The complexity of employment law in Australia has no future in the ‘future’
When we engage staff now we do so in an environment where uncertainty and diminishing employment security is the new norm for all. This reflects the greater competition facing businesses both from technology and the globalised environment. Yet it is interesting how so many people believe that staff can be sheltered from such uncertainty. Certainly the 170,000 Kodak staff who lost their jobs in the space of 3 years, would testify that change can be uncompromising – and, with the benefit of hindsight, they might also say that acceptance of its inevitability (and therefore preparation for it) is fundamental.
All this is looming at a point in the Australian business narrative where we have never seen so much regulation sitting around the simple relationship between employee and employer: WH&S, workers compensation, anti-discrimination, pay and conditions (the Fair Work Act and the awards), unfair dismissal and adverse action, bullying etc. This plethora of legislation complicates the simple matrix of relationships within workplaces:
where, once, disputes between employees (whether on the same level or between the manager and their report) would have to be worked out between them within the normal framework for resolving human conflict, there are now increasing legal options for disgruntled employees to resolve what are often personality disputes
employers are left increasingly catatonic in dealing with problematic staff — too often, the complex legislation leads to business retaining employees who should be let go. This is ironic given that companies can afford less and less to retain underperforming staff and are even less able to allow misbehaving staff to expose the business to risk.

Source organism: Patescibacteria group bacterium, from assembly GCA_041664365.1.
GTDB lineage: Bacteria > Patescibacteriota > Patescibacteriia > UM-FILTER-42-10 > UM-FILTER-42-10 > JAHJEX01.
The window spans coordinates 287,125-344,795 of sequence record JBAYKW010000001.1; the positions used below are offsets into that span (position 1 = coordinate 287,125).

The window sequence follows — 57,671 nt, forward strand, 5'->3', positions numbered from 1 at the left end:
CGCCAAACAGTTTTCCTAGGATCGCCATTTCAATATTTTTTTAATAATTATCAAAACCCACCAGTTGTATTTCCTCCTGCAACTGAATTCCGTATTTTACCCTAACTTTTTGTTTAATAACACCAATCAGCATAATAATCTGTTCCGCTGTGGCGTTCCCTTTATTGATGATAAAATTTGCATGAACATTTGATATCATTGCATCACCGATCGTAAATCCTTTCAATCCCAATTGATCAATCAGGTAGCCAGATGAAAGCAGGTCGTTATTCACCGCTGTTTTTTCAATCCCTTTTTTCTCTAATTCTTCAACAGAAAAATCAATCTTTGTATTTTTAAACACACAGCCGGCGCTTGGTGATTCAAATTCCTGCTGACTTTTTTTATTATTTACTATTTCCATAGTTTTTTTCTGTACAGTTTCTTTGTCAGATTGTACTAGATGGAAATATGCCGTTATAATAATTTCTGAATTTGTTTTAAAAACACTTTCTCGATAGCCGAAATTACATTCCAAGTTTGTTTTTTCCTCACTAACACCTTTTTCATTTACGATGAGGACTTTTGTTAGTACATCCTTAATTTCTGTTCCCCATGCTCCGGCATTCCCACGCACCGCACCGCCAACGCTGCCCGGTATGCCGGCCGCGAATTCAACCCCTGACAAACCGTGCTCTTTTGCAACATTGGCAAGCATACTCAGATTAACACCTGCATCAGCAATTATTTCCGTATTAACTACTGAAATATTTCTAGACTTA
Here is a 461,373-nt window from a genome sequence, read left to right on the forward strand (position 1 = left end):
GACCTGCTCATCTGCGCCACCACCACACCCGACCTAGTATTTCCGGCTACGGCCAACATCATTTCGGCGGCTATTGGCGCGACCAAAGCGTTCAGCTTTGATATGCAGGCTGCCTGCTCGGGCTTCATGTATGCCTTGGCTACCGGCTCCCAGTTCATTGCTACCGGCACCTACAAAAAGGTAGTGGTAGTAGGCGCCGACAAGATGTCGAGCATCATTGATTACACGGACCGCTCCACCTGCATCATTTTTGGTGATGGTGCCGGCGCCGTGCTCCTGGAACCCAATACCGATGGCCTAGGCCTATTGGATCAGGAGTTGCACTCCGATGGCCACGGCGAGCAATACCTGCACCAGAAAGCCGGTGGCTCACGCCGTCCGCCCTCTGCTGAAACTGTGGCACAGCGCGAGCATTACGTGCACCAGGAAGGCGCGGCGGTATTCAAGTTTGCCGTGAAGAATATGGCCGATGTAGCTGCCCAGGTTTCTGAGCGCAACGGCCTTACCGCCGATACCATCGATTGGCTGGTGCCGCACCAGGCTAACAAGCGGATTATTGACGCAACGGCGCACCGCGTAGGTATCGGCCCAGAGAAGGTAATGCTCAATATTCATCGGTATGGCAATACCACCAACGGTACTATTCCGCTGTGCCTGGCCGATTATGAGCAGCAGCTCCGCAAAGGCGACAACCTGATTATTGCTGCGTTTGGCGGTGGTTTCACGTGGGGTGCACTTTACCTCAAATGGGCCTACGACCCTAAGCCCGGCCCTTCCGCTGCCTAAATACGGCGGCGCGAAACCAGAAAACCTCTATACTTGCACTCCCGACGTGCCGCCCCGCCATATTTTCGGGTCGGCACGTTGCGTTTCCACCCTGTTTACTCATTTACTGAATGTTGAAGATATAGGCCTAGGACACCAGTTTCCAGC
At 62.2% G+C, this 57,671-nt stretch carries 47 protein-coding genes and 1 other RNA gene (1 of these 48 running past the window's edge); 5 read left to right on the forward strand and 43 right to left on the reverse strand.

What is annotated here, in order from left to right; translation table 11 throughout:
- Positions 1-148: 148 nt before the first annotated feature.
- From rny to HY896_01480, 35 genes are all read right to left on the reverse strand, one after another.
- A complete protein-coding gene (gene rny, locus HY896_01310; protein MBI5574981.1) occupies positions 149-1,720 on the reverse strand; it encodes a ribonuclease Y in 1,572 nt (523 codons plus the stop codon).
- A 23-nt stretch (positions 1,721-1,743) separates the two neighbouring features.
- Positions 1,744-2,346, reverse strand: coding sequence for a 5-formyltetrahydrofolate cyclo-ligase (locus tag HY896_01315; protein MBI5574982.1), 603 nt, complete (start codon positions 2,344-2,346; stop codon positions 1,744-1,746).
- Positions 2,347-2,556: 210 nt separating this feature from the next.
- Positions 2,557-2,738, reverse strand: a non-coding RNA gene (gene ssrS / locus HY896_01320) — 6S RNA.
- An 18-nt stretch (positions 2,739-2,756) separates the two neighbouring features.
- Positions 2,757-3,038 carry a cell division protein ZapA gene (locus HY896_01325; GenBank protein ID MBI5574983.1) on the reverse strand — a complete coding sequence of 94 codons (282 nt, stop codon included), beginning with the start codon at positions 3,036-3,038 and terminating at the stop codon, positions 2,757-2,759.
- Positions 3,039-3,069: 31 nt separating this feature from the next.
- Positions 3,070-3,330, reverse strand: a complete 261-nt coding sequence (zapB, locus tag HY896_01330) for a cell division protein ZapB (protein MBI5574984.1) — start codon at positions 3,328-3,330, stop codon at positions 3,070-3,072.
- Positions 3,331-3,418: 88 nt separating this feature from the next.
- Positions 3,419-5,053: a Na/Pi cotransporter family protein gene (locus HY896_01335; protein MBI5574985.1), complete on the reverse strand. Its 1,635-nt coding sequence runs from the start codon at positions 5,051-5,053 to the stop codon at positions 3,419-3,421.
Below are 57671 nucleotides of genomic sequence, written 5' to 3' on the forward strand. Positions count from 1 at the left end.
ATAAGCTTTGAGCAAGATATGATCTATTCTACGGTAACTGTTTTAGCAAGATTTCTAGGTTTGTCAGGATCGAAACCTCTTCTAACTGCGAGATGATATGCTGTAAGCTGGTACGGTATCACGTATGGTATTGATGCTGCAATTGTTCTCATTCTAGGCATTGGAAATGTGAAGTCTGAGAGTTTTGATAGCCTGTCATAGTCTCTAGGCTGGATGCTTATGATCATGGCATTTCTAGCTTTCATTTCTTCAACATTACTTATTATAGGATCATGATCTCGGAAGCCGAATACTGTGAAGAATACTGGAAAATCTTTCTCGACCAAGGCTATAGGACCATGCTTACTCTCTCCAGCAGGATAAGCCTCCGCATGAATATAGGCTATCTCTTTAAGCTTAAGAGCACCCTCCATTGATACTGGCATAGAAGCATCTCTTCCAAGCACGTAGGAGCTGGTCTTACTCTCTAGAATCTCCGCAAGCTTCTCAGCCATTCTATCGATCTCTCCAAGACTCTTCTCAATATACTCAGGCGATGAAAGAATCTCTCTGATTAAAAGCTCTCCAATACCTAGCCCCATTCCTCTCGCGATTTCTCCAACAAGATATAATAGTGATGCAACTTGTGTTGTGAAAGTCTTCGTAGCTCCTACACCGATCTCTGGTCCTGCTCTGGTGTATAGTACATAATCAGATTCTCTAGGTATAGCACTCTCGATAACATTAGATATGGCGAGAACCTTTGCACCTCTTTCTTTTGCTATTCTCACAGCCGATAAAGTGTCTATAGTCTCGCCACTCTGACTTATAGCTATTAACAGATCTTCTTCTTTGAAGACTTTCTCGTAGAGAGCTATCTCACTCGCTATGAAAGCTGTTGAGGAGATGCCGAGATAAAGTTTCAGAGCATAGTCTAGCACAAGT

Adding to this entanglement for business are the tribunals which make decisions in relation to the labyrinth of rights – these tribunals are shifting responsibility for poor employee behaviour onto the employer.
Take a recent example where disgraceful and offensive behaviour by a senior male staff member towards female staff members at a Christmas function was excused and blamed on the employer for providing alcohol…
These tribunals (with the Fair Work Commission leading the charge) are expecting and demanding employers to treat their staff as children or moral imbeciles who have little or no accountability for their actions.
This approach surely cannot be excused or sustained when the market is demanding increasing levels of productivity and initiative from all of us — managers and staff? No – the massive disruption posed by technology on the continuation of so many roles in the workplace will bring irresistible pressure to bear on current structures – we are facing a tsunami of change in the way people work and what jobs are available to them. This is coming, and with Kodak 20:20 vision, we should be preparing for it:
Australia needs to entirely re-think how we regulate the employer/employee relationship in this country — not to undermine worker’s rights — but to ensure that we create and nurture all the potential jobs of the future
However, it’s going to get a lot uglier before any Australian Government (of whatever description) sees itself as able to introduce more flexibility into employment arrangements — witness the current ‘hoopla’ over the proposal to reduce Sunday rates only from 175% to 150%. We just have to hope it is not left too late — because those who don’t see it coming, or who refuse to adapt in time, risk becoming “Kodak economies” – mere shadows of their former selves…